The people that have played the Metal Gear Solid series, and thought that was a worthy mix of cinema and gameplay, will be blown away by Indigo Prophecy. The dialogue, the acting, the camera angles, pacing etc, are all excellent and on par with a big budget film. Another nice feature is the auto-save feature after each of the 44 chapters, so you donít have to replay huge segments of the game. ( Fable-grrrrrÖ).
So how exactly do you control your character then? Well like most adventure games, you scan a certain area and are presented with options to interact with various objects. This involves holding down certain keys, most of the time just your mouse button, and clicking a lot on specific things. Sometimes you will have to moves your mouse in such a way as to emulate the directions onscreen, such as climbing for instance. Itís rather intuitive really.
One word of advice, if you have a controller that has dual analog sticks- USE IT. It really makes life a lot simple. Sometimes a time sensitive action sequence initiates, where you have to shift both sticks around, a lot based on timing and some twitch skills. Think... Pa Rappa The Rappa, meets the The Suffering. This can get a little tricky with all the options on the keyboard, so like I said, keep it simple with a game pad.
These arenít so bad really, the point is after all to lead you through the story, not frustrate to the point of uninstalling it. You can even bust out some sick Matrix-esque moves if done just right. The conversations can also throw you for a loop. Each time you talk to someone, a bar is counting down the time between choices, keeping you on your toes, rather than most games that hold your hand in the NPC dialogue process. Overall, a really gripping experience.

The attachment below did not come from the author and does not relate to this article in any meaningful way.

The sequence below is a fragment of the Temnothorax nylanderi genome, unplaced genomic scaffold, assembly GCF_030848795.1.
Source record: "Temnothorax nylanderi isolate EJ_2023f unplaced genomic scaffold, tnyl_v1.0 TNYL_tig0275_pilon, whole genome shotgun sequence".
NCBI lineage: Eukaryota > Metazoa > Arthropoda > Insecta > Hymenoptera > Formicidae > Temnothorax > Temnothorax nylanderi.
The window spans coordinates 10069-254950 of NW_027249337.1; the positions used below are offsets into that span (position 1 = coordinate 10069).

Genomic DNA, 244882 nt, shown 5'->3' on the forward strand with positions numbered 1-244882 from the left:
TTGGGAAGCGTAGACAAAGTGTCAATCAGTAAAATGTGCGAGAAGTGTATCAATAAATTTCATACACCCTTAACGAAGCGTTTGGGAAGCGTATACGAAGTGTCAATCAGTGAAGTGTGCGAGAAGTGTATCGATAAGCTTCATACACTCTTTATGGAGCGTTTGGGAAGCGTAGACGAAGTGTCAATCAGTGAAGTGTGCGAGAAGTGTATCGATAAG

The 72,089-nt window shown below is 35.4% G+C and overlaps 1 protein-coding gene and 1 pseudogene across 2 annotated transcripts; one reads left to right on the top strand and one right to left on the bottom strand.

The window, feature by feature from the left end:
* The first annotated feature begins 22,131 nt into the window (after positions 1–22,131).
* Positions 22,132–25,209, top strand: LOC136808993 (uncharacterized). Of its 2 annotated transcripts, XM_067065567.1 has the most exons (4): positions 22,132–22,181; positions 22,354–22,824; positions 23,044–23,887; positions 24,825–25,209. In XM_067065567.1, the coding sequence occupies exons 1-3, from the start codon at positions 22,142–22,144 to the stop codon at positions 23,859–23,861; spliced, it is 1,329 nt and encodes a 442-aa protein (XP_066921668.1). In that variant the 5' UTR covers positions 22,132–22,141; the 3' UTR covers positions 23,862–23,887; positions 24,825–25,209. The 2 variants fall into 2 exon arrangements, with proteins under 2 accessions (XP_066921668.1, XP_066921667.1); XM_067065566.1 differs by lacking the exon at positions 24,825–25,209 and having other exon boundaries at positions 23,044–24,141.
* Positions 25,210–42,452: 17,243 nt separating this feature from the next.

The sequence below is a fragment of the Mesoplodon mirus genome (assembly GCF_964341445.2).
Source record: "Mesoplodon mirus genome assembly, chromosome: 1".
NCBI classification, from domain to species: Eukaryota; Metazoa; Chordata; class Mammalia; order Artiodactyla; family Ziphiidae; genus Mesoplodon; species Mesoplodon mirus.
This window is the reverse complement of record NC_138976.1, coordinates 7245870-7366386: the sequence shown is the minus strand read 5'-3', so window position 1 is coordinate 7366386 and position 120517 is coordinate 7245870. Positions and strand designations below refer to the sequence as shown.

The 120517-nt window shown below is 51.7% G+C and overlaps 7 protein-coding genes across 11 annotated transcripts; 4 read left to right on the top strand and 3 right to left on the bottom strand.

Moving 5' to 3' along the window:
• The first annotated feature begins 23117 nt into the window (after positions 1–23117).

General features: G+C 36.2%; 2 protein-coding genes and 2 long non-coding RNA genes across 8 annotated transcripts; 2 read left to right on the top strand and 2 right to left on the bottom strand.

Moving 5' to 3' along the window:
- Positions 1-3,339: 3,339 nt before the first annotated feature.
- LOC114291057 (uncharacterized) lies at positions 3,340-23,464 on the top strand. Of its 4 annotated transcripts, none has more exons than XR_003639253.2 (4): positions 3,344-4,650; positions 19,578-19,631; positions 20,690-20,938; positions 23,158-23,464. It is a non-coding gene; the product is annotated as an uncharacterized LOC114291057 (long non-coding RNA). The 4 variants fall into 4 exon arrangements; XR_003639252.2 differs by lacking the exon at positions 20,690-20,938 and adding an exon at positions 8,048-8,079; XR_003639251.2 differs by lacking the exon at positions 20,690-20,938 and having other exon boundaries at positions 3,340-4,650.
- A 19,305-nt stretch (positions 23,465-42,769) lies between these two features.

Unlike most adventure games, which usually sport sharp visuals due to their less than adrenaline-packed gameplay, Indigo Prophecy suffers a bit in the graphics department. Textures are fuzzy, rough and generally sub-par for this genre. The constant gritty nature is fitting, but sometimes it becomes overly murky and hard to make out details.
The animations are a bit stiff and donít quite mesh well with certain situations, like fighting, although the slow-motion sequences hold up pretty good. Facial details, such as matching words to lip movement seems to be off occasionally, or they may seem wrong for particular emotions, but it doesnít detract too much. The camera angles are a bit funky at times as well; it will rotate on you and hamper your perspective on occasion.